Lenovo blames ongoing component supply constraints for profit decline
Chairman Yang Yuanqing says group fared well despite macro-economic uncertainties and business transition
Lenovo Group, the world’s largest supplier of personal computers, warned on Thursday that its industry’s component supply constraints would remain challenging for the near term, after reporting weaker-than-expected earnings for the quarter ended December 31 as its three main business lines recorded slow to no growth at all.
The company said net profit declined by 67 per cent to U$98 million in its fiscal third quarter to December, compared with US$300 million in the same period in 2015, as sales of smartphones and data centre systems stagnated.
Revenue declined 3 per cent to US$12.17 billion from US$12.91 billion a year earlier.
Its net profit missed the US$145.9 million consensus estimate of analysts surveyed by Bloomberg, but revenue was ahead of their US$11.69 billion forecast.
Shares of Lenovo tumbled 6.69 per cent to HK$4.88 at the close of trading on Thursday.
Yang Yuanqing, Lenovo’s chairman and chief executive, said in a conference call that “component supply constraints across the industries the group operates in had impacted [its financial]performance”.
“If we had enough supply of DRAM (dynamic random access memory) chips and camera components last quarter, we could have sold two million more smartphones,” Yang said.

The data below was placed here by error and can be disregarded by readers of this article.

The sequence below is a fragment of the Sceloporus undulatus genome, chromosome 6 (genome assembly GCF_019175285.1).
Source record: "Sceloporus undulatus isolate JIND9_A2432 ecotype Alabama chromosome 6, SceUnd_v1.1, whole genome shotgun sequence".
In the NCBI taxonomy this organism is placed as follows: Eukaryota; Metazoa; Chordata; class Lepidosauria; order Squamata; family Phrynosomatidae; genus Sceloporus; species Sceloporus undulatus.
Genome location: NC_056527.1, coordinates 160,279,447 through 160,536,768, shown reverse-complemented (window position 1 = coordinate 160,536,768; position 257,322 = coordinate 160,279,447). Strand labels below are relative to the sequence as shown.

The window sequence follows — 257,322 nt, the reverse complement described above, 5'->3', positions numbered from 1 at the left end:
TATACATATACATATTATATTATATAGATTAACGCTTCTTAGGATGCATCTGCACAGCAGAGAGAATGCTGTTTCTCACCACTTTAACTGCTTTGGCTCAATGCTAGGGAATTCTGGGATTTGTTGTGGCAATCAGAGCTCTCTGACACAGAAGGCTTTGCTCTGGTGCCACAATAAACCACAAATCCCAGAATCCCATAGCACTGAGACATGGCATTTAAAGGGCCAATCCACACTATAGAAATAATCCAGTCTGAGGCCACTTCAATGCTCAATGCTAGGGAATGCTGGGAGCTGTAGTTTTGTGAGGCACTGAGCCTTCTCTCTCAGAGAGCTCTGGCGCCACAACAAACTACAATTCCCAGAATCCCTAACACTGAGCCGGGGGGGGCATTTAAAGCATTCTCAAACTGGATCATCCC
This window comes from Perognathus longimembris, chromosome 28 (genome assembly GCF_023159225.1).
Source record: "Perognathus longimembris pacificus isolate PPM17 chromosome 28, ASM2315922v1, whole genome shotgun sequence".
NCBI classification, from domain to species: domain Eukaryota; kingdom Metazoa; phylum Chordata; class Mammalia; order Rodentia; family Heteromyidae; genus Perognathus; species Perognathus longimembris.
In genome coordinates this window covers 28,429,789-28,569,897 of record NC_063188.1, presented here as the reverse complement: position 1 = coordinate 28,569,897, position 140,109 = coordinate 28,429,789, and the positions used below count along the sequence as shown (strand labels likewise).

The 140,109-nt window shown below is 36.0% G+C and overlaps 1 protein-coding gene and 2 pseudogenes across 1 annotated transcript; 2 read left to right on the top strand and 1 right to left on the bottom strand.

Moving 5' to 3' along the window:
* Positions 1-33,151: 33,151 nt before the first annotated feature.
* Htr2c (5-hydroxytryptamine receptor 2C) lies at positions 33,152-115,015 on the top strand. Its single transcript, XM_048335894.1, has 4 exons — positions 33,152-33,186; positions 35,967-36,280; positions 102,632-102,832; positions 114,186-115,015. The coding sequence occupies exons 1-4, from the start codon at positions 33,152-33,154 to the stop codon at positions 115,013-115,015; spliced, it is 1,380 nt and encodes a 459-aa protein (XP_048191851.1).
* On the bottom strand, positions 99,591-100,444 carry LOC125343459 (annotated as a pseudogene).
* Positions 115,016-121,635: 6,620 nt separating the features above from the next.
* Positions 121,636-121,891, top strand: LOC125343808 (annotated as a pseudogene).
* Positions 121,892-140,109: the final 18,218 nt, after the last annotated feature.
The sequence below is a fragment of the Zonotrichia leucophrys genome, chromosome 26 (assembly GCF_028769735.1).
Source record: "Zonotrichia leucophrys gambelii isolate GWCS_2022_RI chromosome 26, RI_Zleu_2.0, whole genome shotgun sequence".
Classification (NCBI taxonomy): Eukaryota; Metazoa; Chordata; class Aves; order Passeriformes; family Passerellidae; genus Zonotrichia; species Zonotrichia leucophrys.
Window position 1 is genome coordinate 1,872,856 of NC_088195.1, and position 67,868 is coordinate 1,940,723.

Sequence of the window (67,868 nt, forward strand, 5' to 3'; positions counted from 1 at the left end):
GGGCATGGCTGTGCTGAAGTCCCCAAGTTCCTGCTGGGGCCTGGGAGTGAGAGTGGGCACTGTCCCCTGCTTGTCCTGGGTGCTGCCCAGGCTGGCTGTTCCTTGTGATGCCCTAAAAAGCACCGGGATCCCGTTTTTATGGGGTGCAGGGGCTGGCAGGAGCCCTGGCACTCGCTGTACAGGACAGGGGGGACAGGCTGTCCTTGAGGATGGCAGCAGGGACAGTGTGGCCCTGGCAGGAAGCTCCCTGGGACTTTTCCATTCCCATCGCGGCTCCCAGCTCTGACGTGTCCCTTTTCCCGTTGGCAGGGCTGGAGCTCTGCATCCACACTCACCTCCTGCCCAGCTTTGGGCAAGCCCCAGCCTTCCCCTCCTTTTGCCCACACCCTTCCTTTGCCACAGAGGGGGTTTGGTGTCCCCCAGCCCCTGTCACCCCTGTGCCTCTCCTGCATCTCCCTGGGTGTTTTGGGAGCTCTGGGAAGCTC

Alberto Moel, a senior analyst at Bernstein Research, said this was the first time Lenovo has seen an impact from higher component costs. “Its gross margins were compressed from higher costs for battery, displays and memory,” Moel said.
Lenovo’s gross margin, which represents the selling price of goods less production or acquisition costs, reached 13.1 per cent last quarter, down from 14.6 per cent a year earlier.
Market research service DRAMeXchange has estimated the average selling price of DRAM products for smartphones, personal computers, servers and other applications will rise by more than 30 per cent, on average, during the first three months of this year, compared with the same period a year ago, even as the supply situation remained tight.
Gianfranco Lanci, Lenovo’s chief operating officer, said this industry-wide concern could ease up in the second half of the year.
Yang put a positive spin on the quarterly earnings miss by pointing out that Lenovo’s personal computer business continued to grow, “despite ongoing macro-economic uncertainties”.
The firm’s personal computer and smart devices business posted a 2 per cent year on year increase in sales during the quarter to US$8.6 billion.
Helped by strong growth in North America, where shipments increased by 14 per cent year on year, Lenovo sold 15.7 million personal computers worldwide during the December quarter.
Its data centre business, which includes servers, storage, software and services, saw a 20 per cent drop in sales to US$1.1 billion. The mobile business, comprising Moto and Lenovo-branded smartphones, had a 23 per cent year on year decrease in sales to US$2.2 billion.
Neil Shah, research director at Counterpoint, said Lenovo has done well outside its home market, which led to a global market share of 3.2 per cent last quarter. “It has gained some traction in India, with a 9 per cent share; Russia, with 7 per cent; and 5 per cent share in some Middle East markets,” Shah said.
Yang said Lenovo remained confident of “achieving break-even and profitable growth” in both its mobile and data centre businesses.